Quotations from Crown Copyright records appear by permission of the Controller of Her Majesty’s Stationery Office.

Introduction

Some time early in the 1980s I undertook a brief tour of what had once been the commercial powerhouse of the British empire. By then, that complex of wharves and solid brick warehouses which stood along the north shore of the Thames was derelict. Nonetheless, the overall effect was impressive, and the cast-iron street signs (Jamaica Street, Ceylon Street) advertised the sources of past prosperity. The abandoned docks of London and Liverpool and Bristol are among the grander monuments to Britain’s moment of empire and world power.

There are others: the shells of Lancashire cotton mills which spun yarns for India; the shipyards of the Clyde and the Tyne which built steamers to carry Britain’s trade and the men-o’-war which protected it; and the country houses of the merchants and nabobs-turned-country-squires who raked in the profits. One of the latter, Sir Charles Cockerell, having made a fortune in India at the end of the eighteenth century, had his mansion, Sezincote, built in a style which combines the novelties of the Prince Regent’s Brighton Pavilion with Indian motifs, including a dome of the sort which would have been set over a mosque. The Cotswold landscape around the house is enhanced with ornamental gardens with an Indian shrine and a bridge decorated with Brahmin bulls. Bringing India to Gloucestershire was a nice reminder that imperialism was a two-way process.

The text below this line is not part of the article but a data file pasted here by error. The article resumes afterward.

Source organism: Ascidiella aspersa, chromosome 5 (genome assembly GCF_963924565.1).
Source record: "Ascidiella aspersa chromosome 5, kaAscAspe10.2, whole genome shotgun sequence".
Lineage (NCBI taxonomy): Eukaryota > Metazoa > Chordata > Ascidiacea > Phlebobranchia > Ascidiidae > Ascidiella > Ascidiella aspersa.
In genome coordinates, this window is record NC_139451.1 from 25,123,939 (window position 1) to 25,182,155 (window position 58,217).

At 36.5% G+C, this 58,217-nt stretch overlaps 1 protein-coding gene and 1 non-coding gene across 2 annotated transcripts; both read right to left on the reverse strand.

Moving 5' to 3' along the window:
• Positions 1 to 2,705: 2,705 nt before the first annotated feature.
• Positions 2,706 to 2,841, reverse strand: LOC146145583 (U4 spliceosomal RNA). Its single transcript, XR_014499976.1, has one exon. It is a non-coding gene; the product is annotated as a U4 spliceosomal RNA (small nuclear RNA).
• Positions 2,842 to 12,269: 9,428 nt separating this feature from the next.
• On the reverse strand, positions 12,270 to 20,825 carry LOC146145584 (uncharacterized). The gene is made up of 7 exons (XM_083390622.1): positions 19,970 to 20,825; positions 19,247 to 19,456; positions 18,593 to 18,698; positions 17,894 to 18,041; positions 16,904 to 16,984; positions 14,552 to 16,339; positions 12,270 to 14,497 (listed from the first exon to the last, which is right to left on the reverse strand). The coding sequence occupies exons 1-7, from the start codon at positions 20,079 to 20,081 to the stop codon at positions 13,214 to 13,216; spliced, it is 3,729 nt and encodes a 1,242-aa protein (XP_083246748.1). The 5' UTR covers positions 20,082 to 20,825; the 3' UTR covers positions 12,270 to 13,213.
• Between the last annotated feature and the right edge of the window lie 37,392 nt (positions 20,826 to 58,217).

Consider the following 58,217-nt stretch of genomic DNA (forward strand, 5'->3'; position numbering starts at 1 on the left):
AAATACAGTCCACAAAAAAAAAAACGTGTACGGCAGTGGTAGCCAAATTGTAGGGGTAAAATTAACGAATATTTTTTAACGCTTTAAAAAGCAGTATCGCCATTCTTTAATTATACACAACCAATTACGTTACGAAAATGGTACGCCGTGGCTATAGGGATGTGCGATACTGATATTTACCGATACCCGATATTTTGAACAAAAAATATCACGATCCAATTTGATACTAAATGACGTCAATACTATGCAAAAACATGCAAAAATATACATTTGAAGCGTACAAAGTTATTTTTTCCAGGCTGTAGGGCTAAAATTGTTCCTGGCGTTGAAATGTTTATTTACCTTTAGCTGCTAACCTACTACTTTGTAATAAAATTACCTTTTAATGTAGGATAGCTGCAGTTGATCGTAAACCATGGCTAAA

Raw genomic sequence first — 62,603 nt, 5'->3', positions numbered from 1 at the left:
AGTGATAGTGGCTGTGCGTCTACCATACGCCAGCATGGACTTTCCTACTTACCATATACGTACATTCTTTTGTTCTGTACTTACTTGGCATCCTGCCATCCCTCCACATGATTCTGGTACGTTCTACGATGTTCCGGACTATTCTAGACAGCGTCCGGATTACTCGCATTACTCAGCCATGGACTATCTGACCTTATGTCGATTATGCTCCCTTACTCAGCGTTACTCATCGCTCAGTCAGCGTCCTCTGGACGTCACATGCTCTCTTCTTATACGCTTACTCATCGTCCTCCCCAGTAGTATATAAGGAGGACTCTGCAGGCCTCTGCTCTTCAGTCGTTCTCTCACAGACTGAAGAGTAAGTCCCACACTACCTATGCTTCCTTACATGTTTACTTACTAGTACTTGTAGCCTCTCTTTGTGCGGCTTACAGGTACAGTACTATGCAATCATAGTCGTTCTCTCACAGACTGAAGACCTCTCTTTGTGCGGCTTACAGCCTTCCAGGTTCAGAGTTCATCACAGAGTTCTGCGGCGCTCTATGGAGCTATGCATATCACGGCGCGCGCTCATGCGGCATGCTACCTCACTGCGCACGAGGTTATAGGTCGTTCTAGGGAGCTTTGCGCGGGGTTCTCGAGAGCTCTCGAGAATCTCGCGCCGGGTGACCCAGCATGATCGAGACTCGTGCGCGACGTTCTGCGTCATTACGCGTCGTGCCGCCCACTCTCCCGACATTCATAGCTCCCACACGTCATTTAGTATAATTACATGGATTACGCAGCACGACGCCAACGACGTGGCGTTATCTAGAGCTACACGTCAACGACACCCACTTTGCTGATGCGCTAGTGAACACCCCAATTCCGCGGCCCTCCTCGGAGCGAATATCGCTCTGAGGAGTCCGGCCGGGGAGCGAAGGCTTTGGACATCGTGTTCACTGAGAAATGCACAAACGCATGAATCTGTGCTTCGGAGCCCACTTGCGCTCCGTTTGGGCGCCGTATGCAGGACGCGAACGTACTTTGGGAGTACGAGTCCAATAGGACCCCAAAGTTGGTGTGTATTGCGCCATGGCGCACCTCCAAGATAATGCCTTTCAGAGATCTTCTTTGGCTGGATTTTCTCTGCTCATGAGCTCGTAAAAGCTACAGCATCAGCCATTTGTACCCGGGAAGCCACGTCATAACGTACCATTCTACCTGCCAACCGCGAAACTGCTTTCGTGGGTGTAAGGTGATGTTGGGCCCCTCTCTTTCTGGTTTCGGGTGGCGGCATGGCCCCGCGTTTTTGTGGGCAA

Human memorials of the empire are abundant. David Livingstone, one hand resting on his revolver and the other clasping a Bible, overlooks Prince’s Street, Edinburgh. Walk up towards the castle and one is confronted by embattled, and, thanks to weathering, gaunt stone Highlanders, who form their countrymen’s monument to the Boer War. Churches and cathedrals are draped with dusty, threadbare regimental ensigns embroidered with exotic names such as ‘Chillianwala’ and ‘Tel-el-Kebir’, and the men who died in these and other battles are often commemorated nearby in marble and brass. Pub signs celebrate imperial heroes, and street names conquests and conquerors. In the northern suburbs of Southampton I once saw a Khartoum Road and an Omdurman Road, and in the small West Riding town of Crosshills, a Rhodesia Road. All, to judge by the houses built along them, date from the beginning of the century.